See whether the client is covered through a retirement plan and what employee benefit plans (i.e. flexible spending account, group term life insurance) are being utilized. Determine whether your client is maxing out 401(k) contributions. If not, is your client on track toward funding his retirement?
With respect to insurance needs, is current life insurance appropriate? Is the disability insurance amount adequate for wages earned? Life insurance should cover all your client's objectives (and may equal as much as seven times earnings). Disability insurance covers approximately 60% of income. If your client terminated employment and did not found a suitable replacement, was COBRA elected, thereby extending medical insurance coverage anywhere from 18 to 36 months?
With respect to estate planning, does the amount of income suggest that your client will have a sizable estate? Asking about income patterns may help you back into the size of the gross estate.
Interest and Dividend Income (Schedule B). The types of investments as determined by interest and dividend income can give great insight into your client's risk tolerance level. For example, is your client so risk adverse as to have all funds in CDs? If this is the situation, tell your client about purchasing power risk and interest rate risk that could erode away principal over the long term. If the client has been keeping "all of his eggs in one basket," a proper diversification strategy may be necessary.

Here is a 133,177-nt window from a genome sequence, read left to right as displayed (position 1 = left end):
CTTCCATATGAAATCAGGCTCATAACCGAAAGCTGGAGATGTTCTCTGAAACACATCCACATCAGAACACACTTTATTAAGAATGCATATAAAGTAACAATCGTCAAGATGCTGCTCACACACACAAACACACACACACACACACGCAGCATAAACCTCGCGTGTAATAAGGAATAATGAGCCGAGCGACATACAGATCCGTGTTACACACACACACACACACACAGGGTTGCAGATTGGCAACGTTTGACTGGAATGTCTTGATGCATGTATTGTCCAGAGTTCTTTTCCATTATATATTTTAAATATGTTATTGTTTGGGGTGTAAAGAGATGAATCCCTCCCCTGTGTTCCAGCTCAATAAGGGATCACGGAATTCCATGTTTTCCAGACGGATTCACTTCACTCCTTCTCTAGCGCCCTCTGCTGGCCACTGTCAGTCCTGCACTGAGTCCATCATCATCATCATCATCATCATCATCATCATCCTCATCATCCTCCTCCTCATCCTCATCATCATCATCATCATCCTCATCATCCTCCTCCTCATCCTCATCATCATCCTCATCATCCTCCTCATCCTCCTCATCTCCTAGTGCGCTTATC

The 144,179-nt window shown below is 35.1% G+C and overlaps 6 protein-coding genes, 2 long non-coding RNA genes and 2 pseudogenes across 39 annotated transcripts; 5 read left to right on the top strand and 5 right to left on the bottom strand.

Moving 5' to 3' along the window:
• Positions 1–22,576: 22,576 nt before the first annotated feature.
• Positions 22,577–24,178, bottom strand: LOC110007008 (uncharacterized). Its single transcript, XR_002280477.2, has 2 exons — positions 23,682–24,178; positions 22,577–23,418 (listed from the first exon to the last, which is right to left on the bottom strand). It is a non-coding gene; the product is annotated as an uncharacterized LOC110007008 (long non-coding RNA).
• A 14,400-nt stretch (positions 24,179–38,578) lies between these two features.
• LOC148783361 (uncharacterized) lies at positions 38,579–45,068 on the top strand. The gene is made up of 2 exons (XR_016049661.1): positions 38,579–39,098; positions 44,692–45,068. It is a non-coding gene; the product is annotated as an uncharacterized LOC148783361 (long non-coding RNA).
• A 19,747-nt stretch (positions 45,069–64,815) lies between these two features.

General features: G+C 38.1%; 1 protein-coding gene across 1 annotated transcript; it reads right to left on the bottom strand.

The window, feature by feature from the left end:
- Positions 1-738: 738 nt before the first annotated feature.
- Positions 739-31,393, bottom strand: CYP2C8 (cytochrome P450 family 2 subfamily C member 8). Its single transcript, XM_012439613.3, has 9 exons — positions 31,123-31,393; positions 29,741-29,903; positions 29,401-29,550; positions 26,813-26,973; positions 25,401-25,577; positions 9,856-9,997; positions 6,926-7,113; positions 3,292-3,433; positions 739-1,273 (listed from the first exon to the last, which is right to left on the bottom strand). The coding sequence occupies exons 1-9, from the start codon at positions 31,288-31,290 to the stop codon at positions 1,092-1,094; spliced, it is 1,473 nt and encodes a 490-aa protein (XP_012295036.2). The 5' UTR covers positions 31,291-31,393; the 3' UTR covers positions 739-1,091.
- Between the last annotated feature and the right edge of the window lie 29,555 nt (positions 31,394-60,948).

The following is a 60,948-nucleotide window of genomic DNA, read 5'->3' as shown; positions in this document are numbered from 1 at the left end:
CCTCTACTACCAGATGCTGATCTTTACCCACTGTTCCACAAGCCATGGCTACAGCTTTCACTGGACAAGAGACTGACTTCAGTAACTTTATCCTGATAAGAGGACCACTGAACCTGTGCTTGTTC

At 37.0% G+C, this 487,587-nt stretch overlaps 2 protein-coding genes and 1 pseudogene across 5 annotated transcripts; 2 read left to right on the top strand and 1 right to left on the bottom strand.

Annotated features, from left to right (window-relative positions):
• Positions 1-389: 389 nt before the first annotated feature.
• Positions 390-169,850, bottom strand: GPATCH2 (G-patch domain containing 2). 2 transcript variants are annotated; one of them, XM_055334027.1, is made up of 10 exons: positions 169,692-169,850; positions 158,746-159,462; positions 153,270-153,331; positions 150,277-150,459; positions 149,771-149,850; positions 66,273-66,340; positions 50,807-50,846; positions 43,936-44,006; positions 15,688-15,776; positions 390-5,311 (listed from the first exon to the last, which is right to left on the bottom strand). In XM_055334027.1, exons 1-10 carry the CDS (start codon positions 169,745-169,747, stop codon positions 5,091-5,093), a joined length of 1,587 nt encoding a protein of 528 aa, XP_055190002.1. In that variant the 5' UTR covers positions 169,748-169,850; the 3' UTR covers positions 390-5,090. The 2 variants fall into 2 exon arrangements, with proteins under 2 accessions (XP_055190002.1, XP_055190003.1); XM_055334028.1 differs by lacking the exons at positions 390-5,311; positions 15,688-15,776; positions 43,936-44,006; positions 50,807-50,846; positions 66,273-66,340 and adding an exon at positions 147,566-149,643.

Look to see what specific investments generate the dividends. Unnecessary taxable income may indicate a need to rearrange the investment portfolio. Repositioning investments to tax-exempt or tax-deferred, or restructuring toward long-term growth with minimal emphasis on annual income, may be more appropriate.
Reviewing portfolio income could help you determine your client's investment philosophy. Once risk tolerance level and time horizon are identified, will the client's investments be suitable for current and future needs?
Sole Proprietor (Schedule C or F). For 1099 recipients, determine whether schedule C or F is still the most appropriate form of business entity. Explain the differences among sole proprietorships, partnerships, S corporations, C corporations, limited liability companies or limited liability partnerships. Usually, I find that clients are reluctant, or even sometimes too lazy to switch, under the old adage, "If it ain't broke, don't fix it."
Make sure your client has liability insurance (since all assets are subject to risk as a sole proprietor). Determine whether Section 179 deductions for new business equipment have been utilized (which can be as high as $102,000 in 2005), and even whether your client is employing the children. For example, if your client has three children under the age of 18, each child can be paid $9,000, shaving off $27,000 from the bottom line. In fact, each child (whether a dependent or not) can receive a standard deduction equal to earned income plus $250, not to exceed $5,000 per child. Subtracting $5,000 from the $9,000 income will leave $4,000, which can be immediately placed into a traditional IRA, thereby wiping out any tax liability. And children under age 18 are not required to pay any self-employment tax. Even putting that $4,000 in a Roth IRA will result in a tax liability of $400, assuming the child is in the lowest tax bracket.